-400g pitted medjool dates, soaked in warm water for 10 minutes if necessary to soften them
-3 tbsp hulled tahini
-1 tsp lucuma powder (optional but recommended for a touch of vanilla-y sweetness!)
-2 tbsp coconut oil, melted (30g)
-Generous pinch of sea salt/ pink Himalayan salt
-3 medium sized ripe bananas, chopped into coins (about 350-400g unpeeled weight)
-2x 400ml tins full fat coconut milk, refrigerated upside down (important!) overnight
-50ml chickpea aquafaba (the liquid left over in the can after removing the chickpeas)
-1 vanilla pod
-Optional chocolate to grate on top (raw/ dark/ whatever you have really!)
- Start by making your date paste. Simply place the dates (soaked and drained if necessary) in your food processor and blend until you get a thick, clumpy mixture which will probably still contain medium-sized chunks of date. This is ok, and scrape it into a bowl to set aside while you make the base.
- Pulse the peanuts, oats and coconut in the food processor (no need to wash) for roughly 30s, or until you get a mixture which is mostly broken down and bread-crumb like in texture, then add the remaining ingredients for the base using the date paste made in the previous step and blend together until the mixture starts to come together. This may take up to 2-3 minutes depending on your food processor, so keep scraping down and ensuring everything is blended evenly. Pour this into a lightly greased loose-bottomed tart tin (mine was 23cm) and use your hands to press it down firmly into the tin so it doesn’t turn out crumbly, then put it in the freezer for 10 minutes while you make the filling.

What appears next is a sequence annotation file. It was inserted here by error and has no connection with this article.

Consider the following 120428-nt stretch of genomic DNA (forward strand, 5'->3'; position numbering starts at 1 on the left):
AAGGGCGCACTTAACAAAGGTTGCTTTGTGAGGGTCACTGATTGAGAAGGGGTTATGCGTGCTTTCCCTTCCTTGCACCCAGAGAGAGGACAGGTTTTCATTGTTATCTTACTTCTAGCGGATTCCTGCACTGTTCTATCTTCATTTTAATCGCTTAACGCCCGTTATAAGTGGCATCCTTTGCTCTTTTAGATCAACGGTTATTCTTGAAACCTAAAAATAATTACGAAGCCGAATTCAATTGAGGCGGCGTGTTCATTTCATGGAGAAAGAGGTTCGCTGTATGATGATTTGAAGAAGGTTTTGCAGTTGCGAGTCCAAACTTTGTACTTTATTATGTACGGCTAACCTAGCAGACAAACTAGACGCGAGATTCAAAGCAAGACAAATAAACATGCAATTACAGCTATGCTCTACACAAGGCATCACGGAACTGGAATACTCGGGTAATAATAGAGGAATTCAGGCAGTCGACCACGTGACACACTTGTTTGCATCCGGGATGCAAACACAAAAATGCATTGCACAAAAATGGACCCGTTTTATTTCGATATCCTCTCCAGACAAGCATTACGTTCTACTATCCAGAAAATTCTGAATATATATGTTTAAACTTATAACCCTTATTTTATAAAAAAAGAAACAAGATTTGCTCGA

- Place all the ingredients for the date caramel filling in your food processor apart from the water, using the rest of the chunky date paste made earlier, and blend until smooth, gradually adding the water as you go. If you need a little more/ less water then adjust the volume to get your perfectly thick, smooth and creamy filling!
- Take the base out of the freezer and spread the date filling on top so that it forms an even layer, followed by topping with the sliced banana coins. Store in the fridge while making the topping.
- For the whipped coconut cream, you want to take your tins of coconut milk out of the fridge, flip them back over, open them and drain off the water into a jar, then spoon out the thick cream that’s left behind into a bowl. Add in the aquafaba and the scraped-out seeds of the vanilla pod (adds an amazing flavour!) and whip using an electric whisk until stiff peaks begin to form. At this point, you can either spoon or pipe the cream onto the top of the pie, grate some chocolate over the top and then pop it back in the fridge for a couple of hours to allow it to properly solidify. Then, enjoy! Store any leftovers in the fridge for up to a week, although there probably won’t be any…
I hope you’ve enjoyed this post, and I just wanted to say thank you again to Beth for letting me write on her blog! If you do have a go at making this then don’t forget to tag me on Instagram @fruitsandroutes.